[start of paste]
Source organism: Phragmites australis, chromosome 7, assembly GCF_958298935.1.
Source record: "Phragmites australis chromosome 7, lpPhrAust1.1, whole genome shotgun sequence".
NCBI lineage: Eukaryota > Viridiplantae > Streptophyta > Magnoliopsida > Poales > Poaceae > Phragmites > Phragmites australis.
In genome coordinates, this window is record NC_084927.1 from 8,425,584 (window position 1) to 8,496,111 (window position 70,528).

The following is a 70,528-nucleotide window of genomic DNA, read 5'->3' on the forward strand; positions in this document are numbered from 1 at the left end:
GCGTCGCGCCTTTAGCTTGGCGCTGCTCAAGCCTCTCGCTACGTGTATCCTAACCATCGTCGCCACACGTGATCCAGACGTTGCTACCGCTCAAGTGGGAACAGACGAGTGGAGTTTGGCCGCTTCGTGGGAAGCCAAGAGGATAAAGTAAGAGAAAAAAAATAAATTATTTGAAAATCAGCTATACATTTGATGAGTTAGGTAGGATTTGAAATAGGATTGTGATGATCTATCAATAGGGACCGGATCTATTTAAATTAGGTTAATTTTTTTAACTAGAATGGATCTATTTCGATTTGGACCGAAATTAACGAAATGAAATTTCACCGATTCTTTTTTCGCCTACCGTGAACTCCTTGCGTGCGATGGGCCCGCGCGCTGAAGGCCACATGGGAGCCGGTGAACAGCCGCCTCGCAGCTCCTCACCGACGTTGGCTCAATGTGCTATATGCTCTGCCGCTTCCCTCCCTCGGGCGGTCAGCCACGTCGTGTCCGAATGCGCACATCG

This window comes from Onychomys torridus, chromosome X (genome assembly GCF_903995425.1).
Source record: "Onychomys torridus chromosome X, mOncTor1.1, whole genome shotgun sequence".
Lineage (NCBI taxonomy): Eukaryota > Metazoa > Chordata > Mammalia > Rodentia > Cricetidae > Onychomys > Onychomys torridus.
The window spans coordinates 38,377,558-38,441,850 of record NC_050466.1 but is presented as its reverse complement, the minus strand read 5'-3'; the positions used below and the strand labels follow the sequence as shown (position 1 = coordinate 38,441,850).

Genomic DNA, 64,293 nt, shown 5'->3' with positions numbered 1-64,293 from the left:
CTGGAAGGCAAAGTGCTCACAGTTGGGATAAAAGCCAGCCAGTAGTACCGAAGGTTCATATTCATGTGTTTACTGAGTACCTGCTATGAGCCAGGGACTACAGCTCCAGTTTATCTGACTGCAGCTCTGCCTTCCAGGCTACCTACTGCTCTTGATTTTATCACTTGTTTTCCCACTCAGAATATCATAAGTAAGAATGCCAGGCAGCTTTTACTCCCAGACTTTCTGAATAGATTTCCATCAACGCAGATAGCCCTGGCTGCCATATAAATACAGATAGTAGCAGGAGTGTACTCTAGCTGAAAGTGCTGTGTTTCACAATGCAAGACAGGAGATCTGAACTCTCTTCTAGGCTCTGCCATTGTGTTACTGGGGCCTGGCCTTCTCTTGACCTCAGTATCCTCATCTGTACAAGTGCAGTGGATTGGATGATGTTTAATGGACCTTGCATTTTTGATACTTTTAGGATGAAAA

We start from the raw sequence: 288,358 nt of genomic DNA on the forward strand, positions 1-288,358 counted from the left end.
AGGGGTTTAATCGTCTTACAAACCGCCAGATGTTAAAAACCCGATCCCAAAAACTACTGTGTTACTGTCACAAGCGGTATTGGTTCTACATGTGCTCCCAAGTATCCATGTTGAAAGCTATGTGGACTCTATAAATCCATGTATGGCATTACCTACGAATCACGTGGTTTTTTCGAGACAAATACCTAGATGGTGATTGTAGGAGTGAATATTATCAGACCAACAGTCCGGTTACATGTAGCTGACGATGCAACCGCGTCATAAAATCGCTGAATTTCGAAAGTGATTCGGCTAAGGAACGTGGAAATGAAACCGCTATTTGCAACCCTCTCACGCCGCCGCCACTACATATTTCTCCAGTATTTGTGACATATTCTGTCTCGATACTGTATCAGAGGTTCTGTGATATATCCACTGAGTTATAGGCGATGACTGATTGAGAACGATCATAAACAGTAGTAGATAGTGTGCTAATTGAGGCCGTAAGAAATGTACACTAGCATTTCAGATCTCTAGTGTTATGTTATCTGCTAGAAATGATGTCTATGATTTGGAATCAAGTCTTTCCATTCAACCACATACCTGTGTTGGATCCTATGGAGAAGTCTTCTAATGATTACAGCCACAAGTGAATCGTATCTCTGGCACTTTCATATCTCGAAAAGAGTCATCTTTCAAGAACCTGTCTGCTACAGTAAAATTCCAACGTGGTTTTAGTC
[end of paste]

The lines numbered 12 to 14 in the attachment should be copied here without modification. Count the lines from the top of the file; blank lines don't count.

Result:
CTGGAAGGCAAAGTGCTCACAGTTGGGATAAAAGCCAGCCAGTAGTACCGAAGGTTCATATTCATGTGTTTACTGAGTACCTGCTATGAGCCAGGGACTACAGCTCCAGTTTATCTGACTGCAGCTCTGCCTTCCAGGCTACCTACTGCTCTTGATTTTATCACTTGTTTTCCCACTCAGAATATCATAAGTAAGAATGCCAGGCAGCTTTTACTCCCAGACTTTCTGAATAGATTTCCATCAACGCAGATAGCCCTGGCTGCCATATAAATACAGATAGTAGCAGGAGTGTACTCTAGCTGAAAGTGCTGTGTTTCACAATGCAAGACAGGAGATCTGAACTCTCTTCTAGGCTCTGCCATTGTGTTACTGGGGCCTGGCCTTCTCTTGACCTCAGTATCCTCATCTGTACAAGTGCAGTGGATTGGATGATGTTTAATGGACCTTGCATTTTTGATACTTTTAGGATGAAAA

We start from the raw sequence: 288,358 nt of genomic DNA on the forward strand, positions 1-288,358 counted from the left end.
AGGGGTTTAATCGTCTTACAAACCGCCAGATGTTAAAAACCCGATCCCAAAAACTACTGTGTTACTGTCACAAGCGGTATTGGTTCTACATGTGCTCCCAAGTATCCATGTTGAAAGCTATGTGGACTCTATAAATCCATGTATGGCATTACCTACGAATCACGTGGTTTTTTCGAGACAAATACCTAGATGGTGATTGTAGGAGTGAATATTATCAGACCAACAGTCCGGTTACATGTAGCTGACGATGCAACCGCGTCATAAAATCGCTGAATTTCGAAAGTGATTCGGCTAAGGAACGTGGAAATGAAACCGCTATTTGCAACCCTCTCACGCCGCCGCCACTACATATTTCTCCAGTATTTGTGACATATTCTGTCTCGATACTGTATCAGAGGTTCTGTGATATATCCACTGAGTTATAGGCGATGACTGATTGAGAACGATCATAAACAGTAGTAGATAGTGTGCTAATTGAGGCCGTAAGAAATGTACACTAGCATTTCAGATCTCTAGTGTTATGTTATCTGCTAGAAATGATGTCTATGATTTGGAATCAAGTCTTTCCATTCAACCACATACCTGTGTTGGATCCTATGGAGAAGTCTTCTAATGATTACAGCCACAAGTGAATCGTATCTCTGGCACTTTCATATCTCGAAAAGAGTCATCTTTCAAGAACCTGTCTGCTACAGTAAAATTCCAACGTGGTTTTAGTC